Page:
Lonely death of Private Dave Forshaw

Englands Glory.

R.I.P.

I hope his oppos sort out a decent send off, he more than deserves it.
 

johnojohnson

War Hero
The tears were hard to stop. Rest in Peace comrade.

I hope his mother is shown the respect not show to her son and the sentiments expressed here are passed on.

His abilities were overshadowed by what some consider a disability.

JJ
 

medman82

War Hero
3 days ago I was prevented from taking my own life by my wife, I have been seeing a NHS psychologist for 2 years.

The original post stated that INSTEAD OF MAKING OTHER PEOPLE HAPPY he wanted to make himself happy. How many other PTSD sufferers think the same thought ??? I know I do....

My condolences to those left picking up the pieces.

A sad loss of another good life but I wish him well on the other side and hope his peace is restful

medders
 
First post I've read tonight and... bloody hell. I don't usually reply to these in memoriam-type posts, but I'll make an exception this time. RIP lad. You achieved more than I ever did. Bloody tragic it is. :(
 
It takes a special kind of man to fight in a war and to come home!!!

It takes a greater man to fight the war he has in his head and to live in peace.


May Private Dave Forshaw rest in peace.

And because of him many people will live in peace
 
Two tours in one year with four weeks off in between, even Regs don't do that.
RIP, mate, you will be sorely missed by those who loved and knew you.
 

scc970

Old-Salt
medman82 said:
3 days ago I was prevented from taking my own life by my wife, I have been seeing a NHS psychologist for 2 years.

The original post stated that INSTEAD OF MAKING OTHER PEOPLE HAPPY he wanted to make himself happy. How many other PTSD sufferers think the same thought ??? I know I do....

My condolences to those left picking up the pieces.

A sad loss of another good life but I wish him well on the other side and hope his peace is restful

medders
It's been so tempting recently, but I have kids, they and a very good friend are all that keeps me from doing it.
Looking at an old photo album last night and feeling soooo depressed when she came up on yahoo and made me promise to go to bed. Don't know how she knew what was going through my head. All old army photos now burned and irretrievably gone, so I can't fall into that trap again!
 
A tragic loss of life.

We train to fight, train hard, fight easy. Maybe it's time to train from fighting on ops to peace time living. Which for some seems harder than training for war.
 
For anyone in that position. all i can say is think of your kids and think of your mates who served with you and what they will feel because they could not be there to help you.
 
I found civvy street very alienating when I left and was (what I now recognise to be) in the early stages of a nervous breakdown following a serious illness I contracted within a fortnight of leaving. It all happened at once and was too much to take in. So what state this poor lad - and the others of you in a similar position - are in I can only guess at. I can say this though. Don't do it. You don't know what's around the corner. Someone very dear to me killed herself and it is not the way it should be. Don't live in torment and let it worsen by the day. Tell someone. Anyone. Just don't slot yourself.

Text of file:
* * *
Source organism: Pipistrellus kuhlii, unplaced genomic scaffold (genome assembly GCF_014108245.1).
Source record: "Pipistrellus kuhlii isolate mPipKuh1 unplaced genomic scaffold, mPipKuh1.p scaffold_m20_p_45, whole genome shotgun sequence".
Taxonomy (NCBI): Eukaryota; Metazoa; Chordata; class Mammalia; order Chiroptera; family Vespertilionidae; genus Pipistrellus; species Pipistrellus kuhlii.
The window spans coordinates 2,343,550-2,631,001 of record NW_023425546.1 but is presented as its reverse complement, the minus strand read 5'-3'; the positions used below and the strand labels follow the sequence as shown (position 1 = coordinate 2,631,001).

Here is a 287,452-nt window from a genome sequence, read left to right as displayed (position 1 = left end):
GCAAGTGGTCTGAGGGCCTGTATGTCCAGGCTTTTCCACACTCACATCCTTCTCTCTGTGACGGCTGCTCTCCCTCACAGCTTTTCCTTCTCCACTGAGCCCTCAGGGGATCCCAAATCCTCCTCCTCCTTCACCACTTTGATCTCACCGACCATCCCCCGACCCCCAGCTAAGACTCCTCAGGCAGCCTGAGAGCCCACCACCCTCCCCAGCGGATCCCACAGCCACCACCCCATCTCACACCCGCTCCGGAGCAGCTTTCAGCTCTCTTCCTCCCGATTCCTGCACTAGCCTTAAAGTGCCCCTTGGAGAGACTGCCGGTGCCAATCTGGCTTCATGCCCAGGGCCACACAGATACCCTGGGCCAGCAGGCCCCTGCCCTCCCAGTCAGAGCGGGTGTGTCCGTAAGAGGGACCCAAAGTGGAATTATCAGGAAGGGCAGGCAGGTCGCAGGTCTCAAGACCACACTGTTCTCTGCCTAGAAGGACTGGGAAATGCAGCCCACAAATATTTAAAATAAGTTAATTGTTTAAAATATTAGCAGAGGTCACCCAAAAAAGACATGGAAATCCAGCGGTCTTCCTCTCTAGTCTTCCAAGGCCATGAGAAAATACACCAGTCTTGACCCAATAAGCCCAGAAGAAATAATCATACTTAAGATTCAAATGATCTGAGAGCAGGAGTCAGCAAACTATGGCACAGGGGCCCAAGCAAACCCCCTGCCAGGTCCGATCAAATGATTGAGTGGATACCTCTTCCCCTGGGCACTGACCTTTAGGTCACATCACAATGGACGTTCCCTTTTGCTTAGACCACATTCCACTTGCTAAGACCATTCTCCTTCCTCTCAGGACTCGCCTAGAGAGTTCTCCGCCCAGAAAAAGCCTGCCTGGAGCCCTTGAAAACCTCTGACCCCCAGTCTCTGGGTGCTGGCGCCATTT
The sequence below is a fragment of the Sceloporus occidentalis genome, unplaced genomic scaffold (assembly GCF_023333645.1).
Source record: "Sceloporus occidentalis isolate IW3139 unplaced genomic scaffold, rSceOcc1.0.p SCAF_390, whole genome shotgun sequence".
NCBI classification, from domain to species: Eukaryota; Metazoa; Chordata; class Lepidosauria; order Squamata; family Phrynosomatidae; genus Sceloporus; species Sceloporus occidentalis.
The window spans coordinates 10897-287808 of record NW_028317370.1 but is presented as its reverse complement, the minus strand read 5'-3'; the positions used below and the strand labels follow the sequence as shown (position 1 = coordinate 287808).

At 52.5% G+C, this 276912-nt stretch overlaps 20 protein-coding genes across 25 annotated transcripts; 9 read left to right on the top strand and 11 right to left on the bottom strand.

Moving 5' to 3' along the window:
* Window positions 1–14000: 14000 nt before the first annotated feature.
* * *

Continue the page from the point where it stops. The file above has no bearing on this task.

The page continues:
3milesniper

Old-Salt
RIP Pte Forshaw how very very sad
 
BuckFelize said:
I found civvy street very alienating when I left and was (what I now recognise to be) in the early stages of a nervous breakdown following a serious illness I contracted within a fortnight of leaving. It all happened at once and was too much to take in. So what state this poor lad - and the others of you in a similar position - are in I can only guess at. I can say this though. Don't do it. You don't know what's around the corner. Someone very dear to me killed herself and it is not the way it should be. Don't live in torment and let it worsen by the day. Tell someone. Anyone. Just don't slot yourself.
It's not so easy though is it? War experience must be like a hard drug with a long come down. You may hate it at times when you are in it. But then you come back and civvy life which can be so crushingly fcuking dull anyway must be unbearably meaningless for those who have seen and been near death.

More than anyone I imagine the returning soldier must look harder at life here than most others and what they see is hard and real. Big Brother on the box. Adverts telling you to buy crap, because you are worth it. Running around like a blue arrse fly trying to keep up mortgage payments on a house flogged to you by some slick git in a suit.
Money, money, money, being the be all and end all of life.
The tragedy for the soldier is he joins to get away from the meaningless of life and after so much action will leave to return to civvy life only to find it's fcuking meaninglessness at times amplified and screaming in his ears.
(I wonder how many might very privately think that living a simple life in an Afghan village would sometimes seem more meaningful and soothing than some of the s'hit one has to put up with back here?)

Maybe holding fast to any good quiet moments had in the sand box might help when back here. The returning soldier will at least now know there are other things and other ways of looking at life other than are offered here. And that's a good thing.

Three books that might help a little.
Siegfried Sassoon's 'Memoirs of an Officer'. Jack Kerouac's 'Desolation Angels' and Henry Miller's 'The Air Conditioned Nightmare'.
 

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